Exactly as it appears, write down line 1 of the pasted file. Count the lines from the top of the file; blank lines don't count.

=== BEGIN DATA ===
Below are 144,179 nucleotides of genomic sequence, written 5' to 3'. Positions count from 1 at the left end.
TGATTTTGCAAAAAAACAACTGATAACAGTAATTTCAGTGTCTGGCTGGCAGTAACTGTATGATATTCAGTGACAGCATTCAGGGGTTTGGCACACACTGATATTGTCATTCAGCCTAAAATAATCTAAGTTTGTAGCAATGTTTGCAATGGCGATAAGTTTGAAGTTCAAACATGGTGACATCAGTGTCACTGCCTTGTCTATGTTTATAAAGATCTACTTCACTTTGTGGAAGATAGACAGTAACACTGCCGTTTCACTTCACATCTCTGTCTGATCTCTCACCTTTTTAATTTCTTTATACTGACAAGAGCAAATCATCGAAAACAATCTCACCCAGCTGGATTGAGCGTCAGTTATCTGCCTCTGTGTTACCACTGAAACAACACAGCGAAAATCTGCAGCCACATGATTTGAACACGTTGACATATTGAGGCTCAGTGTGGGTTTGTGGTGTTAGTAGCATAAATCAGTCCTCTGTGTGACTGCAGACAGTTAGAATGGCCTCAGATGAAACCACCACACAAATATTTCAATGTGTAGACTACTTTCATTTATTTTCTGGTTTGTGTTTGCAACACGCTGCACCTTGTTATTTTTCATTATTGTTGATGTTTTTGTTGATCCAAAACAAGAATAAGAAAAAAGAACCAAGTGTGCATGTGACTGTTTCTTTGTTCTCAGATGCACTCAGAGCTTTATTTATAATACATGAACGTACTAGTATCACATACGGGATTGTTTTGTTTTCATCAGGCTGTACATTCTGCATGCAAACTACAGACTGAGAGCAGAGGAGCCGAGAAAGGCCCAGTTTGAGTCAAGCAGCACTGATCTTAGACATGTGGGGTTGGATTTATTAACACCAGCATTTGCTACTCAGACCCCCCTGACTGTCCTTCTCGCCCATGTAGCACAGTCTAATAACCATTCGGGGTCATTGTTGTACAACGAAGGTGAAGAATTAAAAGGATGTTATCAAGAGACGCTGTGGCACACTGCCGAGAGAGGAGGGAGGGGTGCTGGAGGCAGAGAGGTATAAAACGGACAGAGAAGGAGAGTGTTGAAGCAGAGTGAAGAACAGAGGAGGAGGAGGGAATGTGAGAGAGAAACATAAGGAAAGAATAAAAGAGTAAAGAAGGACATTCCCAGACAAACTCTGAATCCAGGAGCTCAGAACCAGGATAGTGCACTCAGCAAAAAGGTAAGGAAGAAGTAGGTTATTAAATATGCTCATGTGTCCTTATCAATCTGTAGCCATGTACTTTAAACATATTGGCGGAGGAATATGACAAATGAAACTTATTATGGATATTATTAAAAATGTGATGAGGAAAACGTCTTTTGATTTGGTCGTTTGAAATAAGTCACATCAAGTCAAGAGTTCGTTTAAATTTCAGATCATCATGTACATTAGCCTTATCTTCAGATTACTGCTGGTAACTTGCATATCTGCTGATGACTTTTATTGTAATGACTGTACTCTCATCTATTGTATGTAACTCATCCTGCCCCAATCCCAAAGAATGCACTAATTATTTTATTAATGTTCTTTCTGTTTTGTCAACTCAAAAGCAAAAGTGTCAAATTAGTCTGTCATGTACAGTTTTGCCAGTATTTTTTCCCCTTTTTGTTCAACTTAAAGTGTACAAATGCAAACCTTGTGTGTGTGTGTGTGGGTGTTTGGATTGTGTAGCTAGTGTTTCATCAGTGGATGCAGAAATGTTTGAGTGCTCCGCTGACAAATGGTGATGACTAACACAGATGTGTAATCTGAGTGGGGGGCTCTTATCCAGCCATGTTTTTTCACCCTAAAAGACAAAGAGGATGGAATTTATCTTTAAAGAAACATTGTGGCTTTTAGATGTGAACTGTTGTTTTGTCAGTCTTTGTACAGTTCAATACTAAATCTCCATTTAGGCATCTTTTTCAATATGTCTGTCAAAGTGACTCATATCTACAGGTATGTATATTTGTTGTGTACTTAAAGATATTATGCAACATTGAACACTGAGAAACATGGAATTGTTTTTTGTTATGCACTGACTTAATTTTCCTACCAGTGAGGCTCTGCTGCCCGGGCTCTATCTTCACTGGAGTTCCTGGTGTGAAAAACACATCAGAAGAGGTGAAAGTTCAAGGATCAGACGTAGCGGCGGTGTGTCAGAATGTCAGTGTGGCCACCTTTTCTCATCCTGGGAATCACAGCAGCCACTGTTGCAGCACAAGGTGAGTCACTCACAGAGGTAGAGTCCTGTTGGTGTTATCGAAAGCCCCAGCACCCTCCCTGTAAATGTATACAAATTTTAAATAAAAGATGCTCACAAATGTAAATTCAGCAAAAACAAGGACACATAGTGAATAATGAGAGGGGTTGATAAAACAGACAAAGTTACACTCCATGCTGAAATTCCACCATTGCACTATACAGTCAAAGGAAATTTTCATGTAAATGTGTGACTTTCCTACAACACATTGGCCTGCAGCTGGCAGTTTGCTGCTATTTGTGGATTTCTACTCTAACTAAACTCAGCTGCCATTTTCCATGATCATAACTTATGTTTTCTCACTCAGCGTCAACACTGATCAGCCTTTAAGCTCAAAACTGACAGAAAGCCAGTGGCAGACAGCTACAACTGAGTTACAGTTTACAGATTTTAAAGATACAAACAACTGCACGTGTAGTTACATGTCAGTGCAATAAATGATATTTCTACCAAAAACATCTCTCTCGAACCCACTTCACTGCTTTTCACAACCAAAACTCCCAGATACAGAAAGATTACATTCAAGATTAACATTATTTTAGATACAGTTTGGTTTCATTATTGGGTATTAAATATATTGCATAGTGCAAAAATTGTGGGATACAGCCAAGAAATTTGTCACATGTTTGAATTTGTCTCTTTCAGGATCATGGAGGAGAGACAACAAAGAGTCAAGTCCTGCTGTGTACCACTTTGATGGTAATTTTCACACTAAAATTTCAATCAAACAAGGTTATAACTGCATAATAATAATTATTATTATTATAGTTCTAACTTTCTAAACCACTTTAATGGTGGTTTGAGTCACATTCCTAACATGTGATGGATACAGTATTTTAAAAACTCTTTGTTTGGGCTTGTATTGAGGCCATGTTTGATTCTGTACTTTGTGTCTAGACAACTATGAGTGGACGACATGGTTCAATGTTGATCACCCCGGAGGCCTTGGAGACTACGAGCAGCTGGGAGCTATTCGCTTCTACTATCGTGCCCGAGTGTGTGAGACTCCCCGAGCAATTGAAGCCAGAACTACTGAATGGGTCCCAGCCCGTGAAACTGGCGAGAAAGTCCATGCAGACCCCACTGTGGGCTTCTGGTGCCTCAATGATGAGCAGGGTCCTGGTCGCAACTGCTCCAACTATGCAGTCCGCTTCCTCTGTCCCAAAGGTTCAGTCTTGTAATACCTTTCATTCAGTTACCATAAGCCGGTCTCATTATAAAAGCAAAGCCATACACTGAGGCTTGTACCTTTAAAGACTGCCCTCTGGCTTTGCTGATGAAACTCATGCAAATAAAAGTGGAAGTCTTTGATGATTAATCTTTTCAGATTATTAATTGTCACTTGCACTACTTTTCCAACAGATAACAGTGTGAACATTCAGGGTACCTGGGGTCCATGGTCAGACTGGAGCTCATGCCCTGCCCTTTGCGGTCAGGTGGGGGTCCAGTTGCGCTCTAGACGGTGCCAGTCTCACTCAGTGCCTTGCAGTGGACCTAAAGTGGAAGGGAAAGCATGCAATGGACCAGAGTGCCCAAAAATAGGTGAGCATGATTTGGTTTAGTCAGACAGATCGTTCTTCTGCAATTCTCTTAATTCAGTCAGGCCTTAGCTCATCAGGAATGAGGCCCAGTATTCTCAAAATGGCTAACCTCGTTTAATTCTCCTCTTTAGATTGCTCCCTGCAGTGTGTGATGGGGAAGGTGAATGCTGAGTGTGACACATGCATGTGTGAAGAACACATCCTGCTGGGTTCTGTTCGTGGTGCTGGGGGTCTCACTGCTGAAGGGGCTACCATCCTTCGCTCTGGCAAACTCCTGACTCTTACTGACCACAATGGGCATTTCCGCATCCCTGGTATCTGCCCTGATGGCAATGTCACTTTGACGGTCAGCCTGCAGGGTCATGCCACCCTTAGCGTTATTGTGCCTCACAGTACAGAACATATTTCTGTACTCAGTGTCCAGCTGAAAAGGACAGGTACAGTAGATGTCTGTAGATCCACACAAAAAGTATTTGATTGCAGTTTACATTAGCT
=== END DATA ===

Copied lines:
Below are 144,179 nucleotides of genomic sequence, written 5' to 3'. Positions count from 1 at the left end.